MISSOULA, Mont. -

Missoula's City Council wants the public to weigh in on a new push to buy the city's water system.

Mountain Water is a privately owned utility and that's not sitting well with Mayor John Engen.  Now he's threatening to use eminent domain laws to put the system under city control.

This isn't the first time Missoula has tried to acquire mountain water.

Ownership of Missoula's water system has been in private hands ever since a Native American named One-Eyed Riley started hauling water from Rattlesnake Creek in the 1800s.  That's also how long residents have discussed the virtues of public or private ownership.

In 1979 Park Water Company bought the system and it didn't take long for the ownership debate to come to a boil.

By 1984 the city was threatening the Park Water Company with eminent domain, but the city lost the fight and Park Water remained the owner.

“In the early ’80s it was owned by a private corporation that was generally benevolent to the city and its employees,” said bond attorney Roy Koegen.  “Now it's owned by the world’s largest hedge fund.”

In 2011 Park Water sold the system to the Carlyle Infrastructure Group, a large multi-billion dollar international investment company and the city wasn't prepared to take action, but they did get a promise of first right of refusal if Carlyle elected to sell.

Carlyle isn't offering a sale but the mayor is pushing for a deal and if he doesn't get it Engen believes eminent domain will produce different results from the city’s earlier attempts.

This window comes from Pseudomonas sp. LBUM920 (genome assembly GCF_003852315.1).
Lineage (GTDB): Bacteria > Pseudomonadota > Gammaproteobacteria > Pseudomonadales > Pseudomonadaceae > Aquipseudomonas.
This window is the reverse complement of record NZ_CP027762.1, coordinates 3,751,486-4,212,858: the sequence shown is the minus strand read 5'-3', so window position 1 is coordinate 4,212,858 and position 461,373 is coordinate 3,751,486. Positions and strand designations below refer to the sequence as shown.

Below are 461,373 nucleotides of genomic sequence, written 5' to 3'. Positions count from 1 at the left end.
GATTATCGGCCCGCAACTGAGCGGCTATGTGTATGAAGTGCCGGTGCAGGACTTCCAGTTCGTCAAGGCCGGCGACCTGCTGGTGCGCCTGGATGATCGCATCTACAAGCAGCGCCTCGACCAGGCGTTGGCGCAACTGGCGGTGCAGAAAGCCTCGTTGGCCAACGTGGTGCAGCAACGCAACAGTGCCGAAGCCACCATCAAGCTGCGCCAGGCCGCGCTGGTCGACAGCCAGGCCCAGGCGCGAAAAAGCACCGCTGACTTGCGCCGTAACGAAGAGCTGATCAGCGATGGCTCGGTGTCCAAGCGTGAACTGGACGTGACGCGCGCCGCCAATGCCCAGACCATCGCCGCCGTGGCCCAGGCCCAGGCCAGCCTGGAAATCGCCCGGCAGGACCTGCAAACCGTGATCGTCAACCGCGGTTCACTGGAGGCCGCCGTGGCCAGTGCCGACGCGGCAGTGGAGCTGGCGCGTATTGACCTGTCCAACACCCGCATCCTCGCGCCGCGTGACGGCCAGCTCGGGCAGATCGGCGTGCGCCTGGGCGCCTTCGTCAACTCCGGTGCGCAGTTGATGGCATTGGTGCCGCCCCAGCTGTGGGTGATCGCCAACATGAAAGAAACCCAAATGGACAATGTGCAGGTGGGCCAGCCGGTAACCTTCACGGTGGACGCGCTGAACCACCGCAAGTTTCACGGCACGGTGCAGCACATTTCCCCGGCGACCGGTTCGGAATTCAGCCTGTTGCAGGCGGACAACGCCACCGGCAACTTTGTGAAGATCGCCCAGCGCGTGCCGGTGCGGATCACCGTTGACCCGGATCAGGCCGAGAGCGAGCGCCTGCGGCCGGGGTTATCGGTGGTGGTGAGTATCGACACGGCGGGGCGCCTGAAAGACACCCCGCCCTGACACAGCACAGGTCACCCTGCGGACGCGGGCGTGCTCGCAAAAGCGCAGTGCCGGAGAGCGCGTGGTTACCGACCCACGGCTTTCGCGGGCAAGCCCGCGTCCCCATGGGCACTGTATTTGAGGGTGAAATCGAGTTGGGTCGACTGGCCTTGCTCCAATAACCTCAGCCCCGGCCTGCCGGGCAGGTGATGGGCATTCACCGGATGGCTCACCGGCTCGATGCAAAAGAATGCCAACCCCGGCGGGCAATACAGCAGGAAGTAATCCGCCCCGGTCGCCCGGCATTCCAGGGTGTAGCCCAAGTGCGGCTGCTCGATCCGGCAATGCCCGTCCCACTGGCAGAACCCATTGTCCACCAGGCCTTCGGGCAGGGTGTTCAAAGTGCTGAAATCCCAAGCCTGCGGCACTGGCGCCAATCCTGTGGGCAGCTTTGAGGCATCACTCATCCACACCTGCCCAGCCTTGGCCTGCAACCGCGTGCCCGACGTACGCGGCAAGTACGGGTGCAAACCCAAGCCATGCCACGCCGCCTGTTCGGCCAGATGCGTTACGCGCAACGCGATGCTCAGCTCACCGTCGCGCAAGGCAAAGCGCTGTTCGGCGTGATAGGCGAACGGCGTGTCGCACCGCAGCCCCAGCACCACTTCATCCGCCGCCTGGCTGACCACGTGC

“Frankly this is a fundamental building block of our community,” Engen says.  “The idea that it's somehow owned by somebody who ain't us just does not make any sense.”

Engen says the current owners are only focused on making a profit for shareholders and investors.

“Our (city) interest is in maintaining and sustaining the system at the lowest possible rate and most effectively for the folks we serve,” he says.    

Council member Adam Hertz says he understands the city’s desire to own the utility but he thinks threatening eminent domain is too much.

“I wonder why we need to pull the condemnation card and start negotiations from a hostile standpoint,” Hertz asked the mayor.   

Engen fired back that using eminent domain may seem hostile but he says with a group like Carlyle you have to be aggressive.

“It forces Carlyle to understand how serious we are,” says the mayor.  “Quite frankly I think it helps their attorneys understand how serious we are.”

Engen tells NBC Montana the city will use eminent domain as a last resort but he says he's enthusiastic that the Carlyle group will negotiate to sell the utility to the city.

The Missoula City Council will hold a public meeting on the issue on October 21 and public comments are welcome.

If you would like to review the mayor’s memorandum proposing the city buy the water supply, click here.